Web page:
Wednesday, January 16, 2008


There are so many catchy phrases and cliche's that people use when referring to love. They say if you love something, let it go. If it comes back to you, it's yours. If it doesn't, it wasn't meant to be. They say when you really love someone, you want them happy- even if it's not with you. Oh, and let's not forget that real love never goes away, you may not be together, but you'll always love each other. Of all the quotes I've heard, the one that seems to be the most accurate is:
Love is not blind- it sees more, not less. But because it sees more, it is
willing to see less. -Rabbi Julius Gordon
I got into a 'bit of an altercation' with one of my best friends. My problem was more so with her spouse. Whatever the case, the issue ended up effecting our friendship. I, as well as our mutual friends, do not agree with the way she is treated. Mistreated would probably be a better term. For the men that read this blog, if any, this is not a classic case of "black women being nosey and ganging up on the entire male species". No. This is a case of "knowing when someone isn't being respected or appreciated and wanting them out of bad situation (by any standards) that's bound to get worse."

I was at their place during one of their arguments, and what I witnessed had me furious. As soon as he left the house, I went into a rage of the many reasons why my friend needed to leave him. I went so far as to leave the house to keep from arguing with her and saying something that I would not be able to take back later on. I spoke with two of our friends about it, and their feelings mirrored my own. Nonetheless, we only had opinions- we couldn't make her put our thoughts into action. I went back to try and reason with her, and I felt like (as a friend and out of love), it was in my place to let her know the reality of her situation, the flaws, and then help her come up with a solution. I was capable of doing things that could put the ball in motion. However, to do these things would go against her wishes. Yet, her wishes went against what I felt was the best thing to do.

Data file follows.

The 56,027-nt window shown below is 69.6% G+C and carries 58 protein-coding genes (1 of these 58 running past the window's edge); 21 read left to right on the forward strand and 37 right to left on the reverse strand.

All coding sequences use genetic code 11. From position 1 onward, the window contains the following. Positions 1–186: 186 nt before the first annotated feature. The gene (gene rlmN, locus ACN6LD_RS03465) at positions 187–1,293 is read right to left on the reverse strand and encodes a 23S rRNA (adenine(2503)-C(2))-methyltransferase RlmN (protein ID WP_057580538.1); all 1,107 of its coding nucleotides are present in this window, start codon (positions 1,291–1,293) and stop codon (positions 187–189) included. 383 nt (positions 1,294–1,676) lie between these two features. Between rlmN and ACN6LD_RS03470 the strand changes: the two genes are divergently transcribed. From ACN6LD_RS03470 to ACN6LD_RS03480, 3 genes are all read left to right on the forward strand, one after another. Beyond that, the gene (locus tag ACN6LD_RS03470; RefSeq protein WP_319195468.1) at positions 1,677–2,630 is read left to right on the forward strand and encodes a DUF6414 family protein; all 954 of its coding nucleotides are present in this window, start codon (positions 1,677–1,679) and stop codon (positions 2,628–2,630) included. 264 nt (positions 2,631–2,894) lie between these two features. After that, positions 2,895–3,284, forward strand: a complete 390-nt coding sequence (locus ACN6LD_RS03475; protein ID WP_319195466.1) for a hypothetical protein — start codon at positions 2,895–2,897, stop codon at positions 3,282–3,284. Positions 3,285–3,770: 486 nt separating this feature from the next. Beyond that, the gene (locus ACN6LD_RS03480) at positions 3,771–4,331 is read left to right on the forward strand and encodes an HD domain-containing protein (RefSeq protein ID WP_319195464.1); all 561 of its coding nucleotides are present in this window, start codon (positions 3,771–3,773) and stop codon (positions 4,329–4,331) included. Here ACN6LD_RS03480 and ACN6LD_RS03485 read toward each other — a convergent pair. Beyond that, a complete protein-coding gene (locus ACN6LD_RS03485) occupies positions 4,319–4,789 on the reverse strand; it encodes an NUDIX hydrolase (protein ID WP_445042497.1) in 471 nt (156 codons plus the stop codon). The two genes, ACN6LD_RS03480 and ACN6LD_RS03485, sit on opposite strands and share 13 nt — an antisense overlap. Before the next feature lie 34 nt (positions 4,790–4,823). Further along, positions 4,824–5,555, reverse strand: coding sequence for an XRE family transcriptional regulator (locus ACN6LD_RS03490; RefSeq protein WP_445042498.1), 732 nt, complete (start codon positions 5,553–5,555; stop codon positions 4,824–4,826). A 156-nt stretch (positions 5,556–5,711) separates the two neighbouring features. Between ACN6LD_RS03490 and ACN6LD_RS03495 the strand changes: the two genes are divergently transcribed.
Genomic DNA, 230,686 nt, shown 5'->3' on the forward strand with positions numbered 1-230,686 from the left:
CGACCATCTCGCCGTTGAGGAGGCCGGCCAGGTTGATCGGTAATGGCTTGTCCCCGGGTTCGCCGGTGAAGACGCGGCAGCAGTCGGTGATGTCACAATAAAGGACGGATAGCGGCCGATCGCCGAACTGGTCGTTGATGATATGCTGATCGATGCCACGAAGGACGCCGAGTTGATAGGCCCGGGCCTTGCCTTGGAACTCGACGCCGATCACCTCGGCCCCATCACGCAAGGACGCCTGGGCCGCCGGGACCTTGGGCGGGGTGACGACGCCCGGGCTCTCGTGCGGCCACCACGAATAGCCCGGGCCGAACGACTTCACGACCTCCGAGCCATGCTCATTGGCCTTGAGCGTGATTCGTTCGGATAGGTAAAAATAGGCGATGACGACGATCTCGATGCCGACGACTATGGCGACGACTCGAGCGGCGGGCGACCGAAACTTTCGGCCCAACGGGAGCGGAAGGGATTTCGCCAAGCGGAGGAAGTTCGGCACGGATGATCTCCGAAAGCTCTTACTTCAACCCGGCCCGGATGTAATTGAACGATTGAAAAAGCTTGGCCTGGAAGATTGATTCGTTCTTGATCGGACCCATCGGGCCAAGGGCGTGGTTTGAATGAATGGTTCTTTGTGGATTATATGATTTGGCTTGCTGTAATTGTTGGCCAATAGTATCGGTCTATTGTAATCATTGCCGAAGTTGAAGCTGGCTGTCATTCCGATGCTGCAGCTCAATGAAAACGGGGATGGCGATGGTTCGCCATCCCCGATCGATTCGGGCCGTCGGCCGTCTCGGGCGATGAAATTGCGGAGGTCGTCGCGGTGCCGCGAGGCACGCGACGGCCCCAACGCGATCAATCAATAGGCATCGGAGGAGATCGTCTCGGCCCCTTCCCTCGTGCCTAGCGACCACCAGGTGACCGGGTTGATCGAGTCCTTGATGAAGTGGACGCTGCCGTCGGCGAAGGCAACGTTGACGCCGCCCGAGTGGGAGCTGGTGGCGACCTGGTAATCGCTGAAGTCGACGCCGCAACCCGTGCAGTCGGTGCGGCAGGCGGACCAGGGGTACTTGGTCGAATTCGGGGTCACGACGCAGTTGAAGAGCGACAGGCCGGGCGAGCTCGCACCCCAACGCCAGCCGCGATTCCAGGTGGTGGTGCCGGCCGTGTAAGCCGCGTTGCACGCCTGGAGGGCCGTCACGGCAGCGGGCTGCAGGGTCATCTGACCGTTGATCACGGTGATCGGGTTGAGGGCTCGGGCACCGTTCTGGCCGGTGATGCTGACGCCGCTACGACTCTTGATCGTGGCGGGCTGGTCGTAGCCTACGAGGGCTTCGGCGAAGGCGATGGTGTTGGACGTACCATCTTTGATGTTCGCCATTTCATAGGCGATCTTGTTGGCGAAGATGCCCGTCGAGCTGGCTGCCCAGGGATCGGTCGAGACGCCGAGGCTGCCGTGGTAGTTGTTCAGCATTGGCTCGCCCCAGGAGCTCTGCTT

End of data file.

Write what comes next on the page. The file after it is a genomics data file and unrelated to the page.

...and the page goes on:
I was having a HUGE internal conflict. After speaking with her, I decided to leave the ball in her court. Initially, I felt that in doing this, I did not love her enough to do what I felt was in her best interest and disregard the chance of tainting our friendship. But I realized that I'm not God, and I can't tell her what's best for her. My opinion may be shared by the few other people whose opinion we hold credible, but that doesn't make it right. What she pointed out to me was that I am not falling back on my stance due to a lack of love for her and motivation to better her circumstances; I am falling back out of love for her and my belief in her ability to handle her own situations. There is no guarantee that I am doing the right thing.

However, I can rest assured knowing my decision was genuine, well thought out, and made out of love.

Contentment is Key,

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